Models for Sharing Trial Data Abound, but With Little Consensus

Marcia Frellick

August 03, 2016

Authors of four perspective articles published online today in the New England Journal of Medicine agree that sharing patient-level clinical trial data will advance medicine, but they disagree on the best guidelines for sharing responsibly and effectively.

One expert tells Medscape Medical News, however, that none of the models goes far enough and says the obligation to share the data promptly is part of the public contract for research.

As previously reported by Medscape Medical News, the International Committee of Medical Journal Editors (ICMJE) proposed new rules January 20 that would require authors to agree to share deidentified patient-level data from clinical trial results for their manuscripts to be considered for publication.

Such data include tables, figures, and appendices or supplementary material, and authors would have to share them no later than 6 months after publication, according to the ICMJE proposal.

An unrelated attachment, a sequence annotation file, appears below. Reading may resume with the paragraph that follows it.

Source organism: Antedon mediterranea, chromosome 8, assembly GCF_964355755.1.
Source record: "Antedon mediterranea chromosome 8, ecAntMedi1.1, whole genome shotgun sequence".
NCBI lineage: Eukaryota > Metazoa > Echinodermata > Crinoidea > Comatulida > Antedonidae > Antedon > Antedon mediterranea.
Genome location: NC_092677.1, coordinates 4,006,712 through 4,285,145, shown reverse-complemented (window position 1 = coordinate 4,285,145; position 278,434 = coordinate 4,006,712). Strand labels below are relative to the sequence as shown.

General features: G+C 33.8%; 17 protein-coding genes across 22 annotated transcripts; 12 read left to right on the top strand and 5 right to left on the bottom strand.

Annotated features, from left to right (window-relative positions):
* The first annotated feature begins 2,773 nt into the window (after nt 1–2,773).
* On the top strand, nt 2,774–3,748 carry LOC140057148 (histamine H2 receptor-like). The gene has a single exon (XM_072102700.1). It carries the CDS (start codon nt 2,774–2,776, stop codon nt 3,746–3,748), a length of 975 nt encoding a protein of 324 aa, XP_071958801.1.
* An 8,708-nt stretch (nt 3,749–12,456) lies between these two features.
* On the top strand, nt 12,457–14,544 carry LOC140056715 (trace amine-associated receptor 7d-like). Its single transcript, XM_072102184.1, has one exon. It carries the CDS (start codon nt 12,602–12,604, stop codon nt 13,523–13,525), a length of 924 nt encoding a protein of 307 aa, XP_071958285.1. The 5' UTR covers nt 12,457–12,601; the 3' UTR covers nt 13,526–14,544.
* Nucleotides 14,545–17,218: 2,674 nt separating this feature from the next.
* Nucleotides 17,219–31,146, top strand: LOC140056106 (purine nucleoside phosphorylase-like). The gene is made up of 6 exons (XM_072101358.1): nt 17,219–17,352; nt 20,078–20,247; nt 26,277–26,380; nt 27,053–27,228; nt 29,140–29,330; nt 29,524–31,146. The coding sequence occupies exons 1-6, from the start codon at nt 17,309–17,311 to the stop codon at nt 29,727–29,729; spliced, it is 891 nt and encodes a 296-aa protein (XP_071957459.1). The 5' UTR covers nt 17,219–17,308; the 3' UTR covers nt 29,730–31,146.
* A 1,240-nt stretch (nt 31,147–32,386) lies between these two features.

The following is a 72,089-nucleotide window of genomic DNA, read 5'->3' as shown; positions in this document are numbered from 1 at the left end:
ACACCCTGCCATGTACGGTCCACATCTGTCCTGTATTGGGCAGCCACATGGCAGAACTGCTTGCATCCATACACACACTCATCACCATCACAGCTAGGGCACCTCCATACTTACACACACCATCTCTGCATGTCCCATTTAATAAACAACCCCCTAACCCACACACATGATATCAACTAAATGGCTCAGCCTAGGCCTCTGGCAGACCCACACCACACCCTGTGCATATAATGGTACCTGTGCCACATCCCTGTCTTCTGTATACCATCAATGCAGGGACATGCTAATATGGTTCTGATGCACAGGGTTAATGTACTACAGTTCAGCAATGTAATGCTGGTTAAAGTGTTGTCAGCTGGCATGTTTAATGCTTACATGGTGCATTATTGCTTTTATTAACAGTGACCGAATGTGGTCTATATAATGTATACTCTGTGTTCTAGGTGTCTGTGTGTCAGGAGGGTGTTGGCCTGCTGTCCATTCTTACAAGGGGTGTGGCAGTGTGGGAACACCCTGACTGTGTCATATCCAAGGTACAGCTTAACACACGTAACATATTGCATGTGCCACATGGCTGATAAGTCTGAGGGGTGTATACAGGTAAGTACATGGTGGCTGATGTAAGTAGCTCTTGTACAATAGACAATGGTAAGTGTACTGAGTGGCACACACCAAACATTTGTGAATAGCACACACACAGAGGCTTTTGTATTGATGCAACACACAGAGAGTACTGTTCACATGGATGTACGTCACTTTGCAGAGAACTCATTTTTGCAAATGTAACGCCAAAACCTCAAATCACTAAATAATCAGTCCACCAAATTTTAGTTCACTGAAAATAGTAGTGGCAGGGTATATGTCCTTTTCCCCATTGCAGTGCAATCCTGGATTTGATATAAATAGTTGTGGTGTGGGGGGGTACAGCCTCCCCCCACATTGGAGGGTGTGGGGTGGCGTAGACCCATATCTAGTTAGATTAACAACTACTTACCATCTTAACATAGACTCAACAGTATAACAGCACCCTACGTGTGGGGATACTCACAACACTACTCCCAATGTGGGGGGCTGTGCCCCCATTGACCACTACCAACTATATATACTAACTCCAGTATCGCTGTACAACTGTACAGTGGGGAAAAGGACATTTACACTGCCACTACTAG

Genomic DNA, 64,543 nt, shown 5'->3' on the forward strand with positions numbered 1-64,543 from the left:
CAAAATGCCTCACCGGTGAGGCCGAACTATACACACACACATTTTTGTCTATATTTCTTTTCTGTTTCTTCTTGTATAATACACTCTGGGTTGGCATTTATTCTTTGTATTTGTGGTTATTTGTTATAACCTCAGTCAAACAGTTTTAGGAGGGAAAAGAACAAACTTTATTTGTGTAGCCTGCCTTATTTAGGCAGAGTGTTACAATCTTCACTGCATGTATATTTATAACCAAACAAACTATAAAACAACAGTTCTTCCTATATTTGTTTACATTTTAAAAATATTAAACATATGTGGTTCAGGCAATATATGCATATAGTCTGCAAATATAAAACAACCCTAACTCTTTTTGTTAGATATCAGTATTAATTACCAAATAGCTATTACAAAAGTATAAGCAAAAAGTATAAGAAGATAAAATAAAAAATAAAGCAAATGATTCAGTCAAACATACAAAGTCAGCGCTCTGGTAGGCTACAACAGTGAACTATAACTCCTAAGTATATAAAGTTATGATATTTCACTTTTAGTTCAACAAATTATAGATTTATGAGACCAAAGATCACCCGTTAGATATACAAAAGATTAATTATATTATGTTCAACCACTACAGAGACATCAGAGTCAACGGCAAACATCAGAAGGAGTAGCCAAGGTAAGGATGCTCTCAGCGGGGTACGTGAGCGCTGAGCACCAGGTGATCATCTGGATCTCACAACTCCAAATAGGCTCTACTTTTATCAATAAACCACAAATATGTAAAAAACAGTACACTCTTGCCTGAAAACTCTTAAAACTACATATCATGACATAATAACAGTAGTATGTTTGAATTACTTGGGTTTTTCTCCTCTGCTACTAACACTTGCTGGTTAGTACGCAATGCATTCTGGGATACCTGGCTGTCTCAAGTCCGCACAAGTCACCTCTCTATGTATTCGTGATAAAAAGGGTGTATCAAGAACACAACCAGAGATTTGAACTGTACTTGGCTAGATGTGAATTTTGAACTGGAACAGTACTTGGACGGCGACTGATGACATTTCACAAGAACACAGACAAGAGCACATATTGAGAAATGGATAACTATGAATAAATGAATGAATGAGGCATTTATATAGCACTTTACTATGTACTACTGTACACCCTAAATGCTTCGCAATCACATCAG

The proposal was published simultaneously in 14 ICMJE member journals, including the Annals of Internal Medicine, New England Journal of Medicine, BMJ, and Lancet.

Since then, the debate has raged about how to balance requests for the data with advancing science, protecting patients' privacy, avoiding redundant future studies, and crediting the work of the original authors.

YODA Project Uses Intermediary for Data Use Requests

In one of the perspective articles published this week, Harlan M. Krumholz, MD, from the Department of Medicine at Yale University in New Haven, Connecticut, and Joanne Waldstreicher, MD, chief medical officer of Johnson & Johnson, New Brunswick, New Jersey, point to The Yale Open Data Access (YODA) Project, which was developed in 2011 and uses a "trusted intermediary" approach, as a successful model for data sharing.

Under this model, participating original authors transfer full jurisdiction over the data to the project and applicants seeking data submit proposals directly to the YODA Project. Before releasing data, YODA Project scientists conduct a blinded review to ensure that the scientific purpose is clearly described by an applicant, "that the data requested will be used to create or materially enhance generalizable scientific or medical knowledge to inform science and public health, and that the proposed research can be reasonably addressed using the requested data."